Forming Green Verdigris Patina on Copper

The DIY Method

With its bright orangey shiny reflective finish, the look of one of our all-metal canopies clad in copper makes a bold statement. Once outside, the exposure to oxygen and different weather conditions will mean the copper will naturally form a patina, initially turning its shiny surface to beautiful russet and chocolate browns. It is also worth noting that our metal frames, which by standard have a black powder coating, can be coated in a specific RAL colour to further enhance the look of the canopy. RAL colour options can be seen on the following website:

Copper clad Belgravia door canopy sitting on a bench in the factory.

When customers call to discuss the use of copper, many ask how long it will take to turn green. This is a bit of a “how long is a piece of string” question as the formation of patina on copper goes through a number of stages and this in turn is affected by a number of factors including the weather conditions. This means that the local climate and environment will influence how fast the copper oxidizes (this even includes turning from its new penny look to russet and chocolate browns). Certainly, for patina to form on copper, it needs moisture. Apparently, areas with heavy industrial pollutants or salty marine environments will also quicken this process.

An example that comes to mind is the green of the Statue of Liberty. The New Yorker magazine published an article about the Statue of Liberty saying that when it was unveiled in 1886 it was brown, like a penny, and by 1906 oxidation had covered it with a green patina. This gave a rough timeline of 20 years.

There’s plenty of scientific information about how natural patina is formed on copper on the internet, so I will leave it to the experts to provide you with more detailed information. This blog, however, highlights the efforts taken by one of our customers to induce the formation of verdigris patina on their copper canopy.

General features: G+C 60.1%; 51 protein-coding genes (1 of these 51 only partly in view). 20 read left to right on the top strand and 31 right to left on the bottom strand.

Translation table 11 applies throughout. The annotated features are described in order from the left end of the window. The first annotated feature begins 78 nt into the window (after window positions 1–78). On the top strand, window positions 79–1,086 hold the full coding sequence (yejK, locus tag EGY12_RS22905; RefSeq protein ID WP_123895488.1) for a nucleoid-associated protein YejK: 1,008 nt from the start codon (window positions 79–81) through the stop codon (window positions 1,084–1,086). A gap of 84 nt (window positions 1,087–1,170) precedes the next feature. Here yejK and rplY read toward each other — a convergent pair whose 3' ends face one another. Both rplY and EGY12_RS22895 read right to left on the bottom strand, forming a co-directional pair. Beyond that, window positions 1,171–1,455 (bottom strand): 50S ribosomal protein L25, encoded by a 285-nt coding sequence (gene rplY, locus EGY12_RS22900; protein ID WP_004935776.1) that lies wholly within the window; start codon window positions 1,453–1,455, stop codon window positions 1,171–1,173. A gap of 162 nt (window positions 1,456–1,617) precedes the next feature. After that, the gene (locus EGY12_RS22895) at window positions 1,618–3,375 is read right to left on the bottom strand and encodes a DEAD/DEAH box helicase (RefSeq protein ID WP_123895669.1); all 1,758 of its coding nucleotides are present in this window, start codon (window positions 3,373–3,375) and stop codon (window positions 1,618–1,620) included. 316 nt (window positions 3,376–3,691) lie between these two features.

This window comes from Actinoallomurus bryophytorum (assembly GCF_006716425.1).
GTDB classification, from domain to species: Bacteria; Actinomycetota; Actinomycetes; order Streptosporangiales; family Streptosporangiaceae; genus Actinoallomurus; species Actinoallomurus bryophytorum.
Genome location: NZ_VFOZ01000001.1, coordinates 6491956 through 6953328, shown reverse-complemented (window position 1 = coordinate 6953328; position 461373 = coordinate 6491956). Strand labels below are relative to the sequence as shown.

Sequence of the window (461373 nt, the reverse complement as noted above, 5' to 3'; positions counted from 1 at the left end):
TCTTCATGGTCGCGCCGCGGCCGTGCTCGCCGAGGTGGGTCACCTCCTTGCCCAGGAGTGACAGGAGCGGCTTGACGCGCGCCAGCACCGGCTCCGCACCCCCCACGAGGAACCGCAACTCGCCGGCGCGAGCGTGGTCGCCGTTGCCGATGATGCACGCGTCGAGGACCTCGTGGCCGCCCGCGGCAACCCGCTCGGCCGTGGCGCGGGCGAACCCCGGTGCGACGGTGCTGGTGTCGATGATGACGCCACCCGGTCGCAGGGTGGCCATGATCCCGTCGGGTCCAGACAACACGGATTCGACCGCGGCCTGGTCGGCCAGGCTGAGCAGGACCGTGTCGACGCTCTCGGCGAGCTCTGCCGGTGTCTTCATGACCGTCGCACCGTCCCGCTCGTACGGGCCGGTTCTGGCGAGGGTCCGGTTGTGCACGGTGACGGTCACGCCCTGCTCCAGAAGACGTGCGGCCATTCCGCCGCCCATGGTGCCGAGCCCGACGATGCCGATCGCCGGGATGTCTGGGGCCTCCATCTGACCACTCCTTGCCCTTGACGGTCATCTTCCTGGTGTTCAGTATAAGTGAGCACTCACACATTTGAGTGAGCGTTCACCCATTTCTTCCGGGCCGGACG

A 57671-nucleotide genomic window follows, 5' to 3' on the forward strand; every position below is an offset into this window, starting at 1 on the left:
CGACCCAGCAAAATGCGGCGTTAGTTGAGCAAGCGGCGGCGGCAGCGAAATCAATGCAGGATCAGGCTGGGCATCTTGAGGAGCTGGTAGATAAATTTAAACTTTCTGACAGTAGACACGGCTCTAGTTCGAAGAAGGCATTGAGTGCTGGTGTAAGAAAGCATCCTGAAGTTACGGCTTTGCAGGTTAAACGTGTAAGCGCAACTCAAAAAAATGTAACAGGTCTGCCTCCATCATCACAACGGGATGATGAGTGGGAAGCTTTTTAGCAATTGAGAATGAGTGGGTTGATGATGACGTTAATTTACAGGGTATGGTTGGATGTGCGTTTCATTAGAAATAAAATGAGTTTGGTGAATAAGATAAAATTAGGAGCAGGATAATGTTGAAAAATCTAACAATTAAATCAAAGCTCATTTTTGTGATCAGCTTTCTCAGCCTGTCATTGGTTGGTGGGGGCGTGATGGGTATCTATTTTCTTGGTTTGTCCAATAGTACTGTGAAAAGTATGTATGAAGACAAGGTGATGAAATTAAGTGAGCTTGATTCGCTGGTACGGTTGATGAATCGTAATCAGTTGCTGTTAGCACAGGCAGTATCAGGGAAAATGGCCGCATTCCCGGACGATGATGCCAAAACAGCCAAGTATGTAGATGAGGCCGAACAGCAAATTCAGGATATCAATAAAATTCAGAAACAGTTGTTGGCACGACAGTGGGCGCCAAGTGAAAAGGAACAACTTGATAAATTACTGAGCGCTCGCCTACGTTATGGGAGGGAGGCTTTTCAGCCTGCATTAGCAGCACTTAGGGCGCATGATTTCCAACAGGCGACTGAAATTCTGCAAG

I actually have my own example of, in this case, the inadvertent accelerated formation of verdigris on a brass topped table that I use in the garden. I primarily use it to pot and feed my garden plants and had noticed the below patch of patina form after a while. The table is full of different colours and has become a real talking piece in my garden.

Close up of a brass table with green verdigris patina.

Either way, back to our customers’ canopy. When they purchased their copper clad canopy from us in the spring of 2021 it looked as shiny as the canopy pictured at the beginning of this blog. They wanted, however, to accelerate the patina on their canopy to encourage the formation of green verdigris.

We asked our customer to give us a brief idea of the process they followed to help the patina form. They explained that they followed just a few simple steps. Firstly, once the canopy had been installed, they painted a solution all over the canopy and then left it for some time before washing it off with fresh water. They report that the reaction to the copper was quite immediate, but it improved over the following days. Below is a recent photograph taken of the canopy:

An Edwardian style house that has a copper clad canopy with a green verdigris patina.

Our customer reports that “they are very happy with the canopy and it looks like it has been a part of the house for ever”.

Whether you want to induce the natural Verdigris patina or allow nature to take its time and take you initially through the beautiful russet and chocolate browns, I am sure you will agree that copper is a truly amazing product.

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